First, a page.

Indeed a solid foundation in pre-service programme designed to train teachers with a strong sense of vocation and such a programme backed by a strong in-service education would go a long way towards placing teachers in the classroom who would enhance realisation of the desired life-long learning attitudes. However, the present situation indicates that there seems to be wide gap between pre-service and in-service for most teachers. Teaching is believed to begin necessarily with a teacher's understanding of what is to be learned and how it is to be taught (Shulman, 1987). Teaching is regarded as problematic in nature. Its knowledge base is complex and extensive. Shulman (1987) alludes to this complexity by observing that:

properly understood, the actual and potential sources for a knowledge base are so plentiful that our question should not be, Is there really much one needs to know in order to teach? Rather, it should express our wonder at how the extensive knowledge of teaching can be learned at all during the brief period allotted to teacher preparation, (p.7).

A transition needs to be made therefore. Hence induction programme (IP). As Grossman (1988 & 1989), quoted by Fullan (1993), concluded from her study of practising teachers that:

While subject-matter knowledge, good character, and the inclination to teach are important characteristics of beginning teachers, they do not necessarily lead to a pedagogical understanding of subject matter nor to a theoretical understanding of how students learn a particular subject.

Thus, the main question to ask is: How can we make the most effective and yet short transition from pre-service to in-service? Further, how can a department for Science Education accommodate both an induction and in-service programs as an integral part of the course programme structure of the department? Are there opportunities and threats to explore?

Induction programme

Teacher education, or teacher as learner, from day one, must be thought of as a career on proposition. Teacher education or teacher development is a continuum of learning. Teacher development and school development must go hand in hand. You cannot have one without the other, (Fullan, 1993:289).

Life-long learning has become a common phrase in education currently. Many education systems have premised their philosophies on the idea of developing education programmes that will produce individuals empowered with skills that will enable them to engage in life-long learning. Thus, most educational changes in recent times have been about learning how to do something new (Fullan, 1993:289). The induction of beginning teachers is the linking of pre-service education and classroom practice. Beginning teachers are supported in the initial attempts in coming to terms with full-time teaching (Chakalisa, Motswiri and Yandila, 1995).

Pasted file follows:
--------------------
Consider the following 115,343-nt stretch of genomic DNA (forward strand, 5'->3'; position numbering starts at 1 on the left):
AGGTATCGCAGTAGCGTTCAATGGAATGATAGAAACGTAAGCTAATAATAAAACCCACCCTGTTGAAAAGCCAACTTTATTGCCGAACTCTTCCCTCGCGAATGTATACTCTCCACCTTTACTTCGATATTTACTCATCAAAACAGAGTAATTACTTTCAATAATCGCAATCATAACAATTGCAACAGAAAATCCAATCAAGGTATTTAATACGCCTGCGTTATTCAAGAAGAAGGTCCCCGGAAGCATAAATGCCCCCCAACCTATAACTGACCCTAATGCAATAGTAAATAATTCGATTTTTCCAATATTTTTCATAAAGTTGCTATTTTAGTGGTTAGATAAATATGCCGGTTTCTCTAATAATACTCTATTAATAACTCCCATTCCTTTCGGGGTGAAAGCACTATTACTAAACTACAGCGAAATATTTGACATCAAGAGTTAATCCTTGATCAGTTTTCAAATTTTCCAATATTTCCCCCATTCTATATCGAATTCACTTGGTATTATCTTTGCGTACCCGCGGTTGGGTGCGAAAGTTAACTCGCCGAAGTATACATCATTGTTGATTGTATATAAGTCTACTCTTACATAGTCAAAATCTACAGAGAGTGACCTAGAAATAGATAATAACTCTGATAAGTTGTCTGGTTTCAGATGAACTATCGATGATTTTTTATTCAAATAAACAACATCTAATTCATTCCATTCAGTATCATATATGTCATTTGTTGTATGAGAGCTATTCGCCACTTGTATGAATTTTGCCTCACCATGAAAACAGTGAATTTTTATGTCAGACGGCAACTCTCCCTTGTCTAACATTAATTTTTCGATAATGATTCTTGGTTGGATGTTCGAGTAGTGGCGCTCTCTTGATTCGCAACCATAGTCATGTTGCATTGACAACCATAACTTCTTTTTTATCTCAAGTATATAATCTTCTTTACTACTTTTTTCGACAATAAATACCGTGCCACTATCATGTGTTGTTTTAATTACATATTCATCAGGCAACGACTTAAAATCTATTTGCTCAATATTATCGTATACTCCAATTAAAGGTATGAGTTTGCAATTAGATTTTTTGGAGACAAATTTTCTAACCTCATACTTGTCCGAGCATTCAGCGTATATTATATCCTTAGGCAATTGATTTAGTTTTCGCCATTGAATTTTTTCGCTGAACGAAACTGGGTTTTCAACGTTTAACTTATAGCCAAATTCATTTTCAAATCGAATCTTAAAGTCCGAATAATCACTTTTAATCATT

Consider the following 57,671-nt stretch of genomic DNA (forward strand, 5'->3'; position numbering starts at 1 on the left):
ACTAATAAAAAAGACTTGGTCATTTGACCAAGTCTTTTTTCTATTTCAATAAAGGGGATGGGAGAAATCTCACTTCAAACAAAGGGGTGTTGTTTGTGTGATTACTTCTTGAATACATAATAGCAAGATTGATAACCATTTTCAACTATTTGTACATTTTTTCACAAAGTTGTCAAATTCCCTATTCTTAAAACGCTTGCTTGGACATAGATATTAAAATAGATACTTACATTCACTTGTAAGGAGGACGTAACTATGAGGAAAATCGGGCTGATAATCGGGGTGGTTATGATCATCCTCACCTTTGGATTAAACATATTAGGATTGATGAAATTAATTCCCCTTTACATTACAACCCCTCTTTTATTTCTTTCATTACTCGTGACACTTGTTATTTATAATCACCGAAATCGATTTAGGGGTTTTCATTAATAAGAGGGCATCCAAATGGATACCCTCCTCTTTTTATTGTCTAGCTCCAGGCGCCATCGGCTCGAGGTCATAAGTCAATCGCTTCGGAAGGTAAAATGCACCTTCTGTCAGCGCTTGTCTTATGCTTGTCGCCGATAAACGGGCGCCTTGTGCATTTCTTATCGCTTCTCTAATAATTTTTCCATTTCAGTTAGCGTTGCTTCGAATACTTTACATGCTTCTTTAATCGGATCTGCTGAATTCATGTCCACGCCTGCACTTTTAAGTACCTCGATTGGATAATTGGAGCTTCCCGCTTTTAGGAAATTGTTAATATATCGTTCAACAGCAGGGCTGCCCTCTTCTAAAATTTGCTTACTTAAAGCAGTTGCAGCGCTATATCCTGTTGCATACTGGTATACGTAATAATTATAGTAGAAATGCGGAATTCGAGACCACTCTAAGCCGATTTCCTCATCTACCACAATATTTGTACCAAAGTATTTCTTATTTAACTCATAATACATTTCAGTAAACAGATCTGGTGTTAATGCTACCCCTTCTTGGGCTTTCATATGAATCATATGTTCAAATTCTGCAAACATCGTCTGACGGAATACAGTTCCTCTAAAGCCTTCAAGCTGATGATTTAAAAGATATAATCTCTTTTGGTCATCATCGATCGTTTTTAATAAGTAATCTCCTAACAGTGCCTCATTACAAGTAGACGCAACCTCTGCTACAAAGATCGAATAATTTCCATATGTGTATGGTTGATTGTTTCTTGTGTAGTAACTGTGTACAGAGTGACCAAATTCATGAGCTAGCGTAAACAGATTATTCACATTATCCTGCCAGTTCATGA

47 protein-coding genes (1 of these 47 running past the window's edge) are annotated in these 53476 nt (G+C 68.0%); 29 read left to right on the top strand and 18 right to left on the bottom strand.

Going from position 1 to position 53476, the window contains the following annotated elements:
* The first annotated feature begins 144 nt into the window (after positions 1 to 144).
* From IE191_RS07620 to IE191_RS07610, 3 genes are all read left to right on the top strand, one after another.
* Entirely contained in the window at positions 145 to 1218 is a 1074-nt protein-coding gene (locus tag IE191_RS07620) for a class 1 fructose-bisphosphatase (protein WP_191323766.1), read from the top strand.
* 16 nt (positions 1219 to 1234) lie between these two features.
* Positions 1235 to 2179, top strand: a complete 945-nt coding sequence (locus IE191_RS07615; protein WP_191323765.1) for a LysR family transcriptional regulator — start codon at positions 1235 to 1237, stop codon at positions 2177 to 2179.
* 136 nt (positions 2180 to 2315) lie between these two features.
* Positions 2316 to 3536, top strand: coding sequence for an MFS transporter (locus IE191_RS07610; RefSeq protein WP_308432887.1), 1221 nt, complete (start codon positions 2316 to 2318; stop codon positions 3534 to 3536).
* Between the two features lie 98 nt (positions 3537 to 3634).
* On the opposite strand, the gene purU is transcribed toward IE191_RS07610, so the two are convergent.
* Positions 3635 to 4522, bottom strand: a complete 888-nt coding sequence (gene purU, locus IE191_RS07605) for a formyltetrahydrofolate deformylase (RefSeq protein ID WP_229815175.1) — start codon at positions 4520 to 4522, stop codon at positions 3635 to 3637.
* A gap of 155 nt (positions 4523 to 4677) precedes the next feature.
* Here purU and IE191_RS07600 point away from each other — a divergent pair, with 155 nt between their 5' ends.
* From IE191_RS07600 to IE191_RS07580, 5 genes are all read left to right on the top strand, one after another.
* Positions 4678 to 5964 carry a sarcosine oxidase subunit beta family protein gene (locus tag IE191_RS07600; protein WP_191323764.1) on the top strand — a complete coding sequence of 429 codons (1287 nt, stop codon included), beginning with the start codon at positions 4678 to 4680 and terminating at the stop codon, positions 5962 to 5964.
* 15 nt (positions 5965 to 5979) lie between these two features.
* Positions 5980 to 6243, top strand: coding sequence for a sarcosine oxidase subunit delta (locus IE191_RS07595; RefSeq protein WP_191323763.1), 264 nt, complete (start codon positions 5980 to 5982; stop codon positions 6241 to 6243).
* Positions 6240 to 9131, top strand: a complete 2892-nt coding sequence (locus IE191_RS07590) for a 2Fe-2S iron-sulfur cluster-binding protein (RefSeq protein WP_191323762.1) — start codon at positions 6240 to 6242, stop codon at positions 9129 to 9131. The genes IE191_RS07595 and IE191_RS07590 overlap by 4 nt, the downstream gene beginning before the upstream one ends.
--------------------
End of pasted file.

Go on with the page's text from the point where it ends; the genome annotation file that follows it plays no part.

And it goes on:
Continuum of process of teachers' professional development

Induction phase of a teacher is a very important stage in the development of the professional career of a teacher. The phase has consequences on future of development of the teacher as a self-directing professional. The teacher we would call a reflective practitioner (Schon, 1987).

The main assumption of the Induction Programme is that almost all teachers experience the transition period into teaching as the most difficult aspect of their teaching life and career. (McDonald & Elias, 1983; Veenman, 1984; Vonk, 1993.) Experience on this stage is also assumed to have a strong correlation with how the teacher would develop in their professional life (Huling-Austin, 1990).

Professional Development of a teacher

The professional development of a teacher has been described by Vonk(1993) as including a trilogy of personal, knowledge and environmental dimensions. These dimensions have been represented in a model of professional development for beginning teachers. (1) The personal dimension involves 'self-concept by the teacher.' It includes the teacher's knowledge of self and ideas about 'good practice.' (2) The environmental dimension involves the teacher's interaction with his or her working situation. It includes new responsibilities, having to adapt to school environment as well as coping with expectations from colleagues. Teaching is a developmental process, the outcome of which is a complex interaction between the individuals and the various environments in which they are participating (Lacey, 1977; Zeichner and Gore 1990; Hargreaves, 1992) (3) The knowledge and skills' dimension is concerned with pedagogical content knowledge, classroom knowledge and management skills as well as teaching skills. According to de Feiter et al.edits. (1996):